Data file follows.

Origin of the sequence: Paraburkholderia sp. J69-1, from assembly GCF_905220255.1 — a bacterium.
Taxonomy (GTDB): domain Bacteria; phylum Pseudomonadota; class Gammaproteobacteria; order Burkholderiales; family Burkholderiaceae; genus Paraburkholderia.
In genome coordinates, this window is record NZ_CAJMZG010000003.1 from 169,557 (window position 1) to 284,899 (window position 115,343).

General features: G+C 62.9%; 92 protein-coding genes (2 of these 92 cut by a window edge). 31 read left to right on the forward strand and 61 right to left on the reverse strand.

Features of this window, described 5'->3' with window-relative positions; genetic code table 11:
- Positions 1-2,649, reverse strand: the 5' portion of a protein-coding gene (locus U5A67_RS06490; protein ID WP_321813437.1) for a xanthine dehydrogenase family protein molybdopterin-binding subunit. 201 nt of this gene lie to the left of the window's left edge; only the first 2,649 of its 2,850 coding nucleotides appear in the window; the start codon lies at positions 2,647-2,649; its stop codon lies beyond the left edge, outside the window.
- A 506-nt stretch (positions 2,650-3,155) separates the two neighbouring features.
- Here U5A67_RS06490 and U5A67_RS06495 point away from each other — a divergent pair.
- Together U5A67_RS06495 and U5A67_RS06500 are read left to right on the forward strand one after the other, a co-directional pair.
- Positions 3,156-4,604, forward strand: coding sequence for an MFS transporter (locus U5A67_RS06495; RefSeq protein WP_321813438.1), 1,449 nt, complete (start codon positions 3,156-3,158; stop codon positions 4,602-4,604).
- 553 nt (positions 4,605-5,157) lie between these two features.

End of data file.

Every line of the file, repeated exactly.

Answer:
Origin of the sequence: Paraburkholderia sp. J69-1, from assembly GCF_905220255.1 — a bacterium.
Taxonomy (GTDB): domain Bacteria; phylum Pseudomonadota; class Gammaproteobacteria; order Burkholderiales; family Burkholderiaceae; genus Paraburkholderia.
In genome coordinates, this window is record NZ_CAJMZG010000003.1 from 169,557 (window position 1) to 284,899 (window position 115,343).

General features: G+C 62.9%; 92 protein-coding genes (2 of these 92 cut by a window edge). 31 read left to right on the forward strand and 61 right to left on the reverse strand.

Features of this window, described 5'->3' with window-relative positions; genetic code table 11:
- Positions 1-2,649, reverse strand: the 5' portion of a protein-coding gene (locus U5A67_RS06490; protein ID WP_321813437.1) for a xanthine dehydrogenase family protein molybdopterin-binding subunit. 201 nt of this gene lie to the left of the window's left edge; only the first 2,649 of its 2,850 coding nucleotides appear in the window; the start codon lies at positions 2,647-2,649; its stop codon lies beyond the left edge, outside the window.
- A 506-nt stretch (positions 2,650-3,155) separates the two neighbouring features.
- Here U5A67_RS06490 and U5A67_RS06495 point away from each other — a divergent pair.
- Together U5A67_RS06495 and U5A67_RS06500 are read left to right on the forward strand one after the other, a co-directional pair.
- Positions 3,156-4,604, forward strand: coding sequence for an MFS transporter (locus U5A67_RS06495; RefSeq protein WP_321813438.1), 1,449 nt, complete (start codon positions 3,156-3,158; stop codon positions 4,602-4,604).
- 553 nt (positions 4,605-5,157) lie between these two features.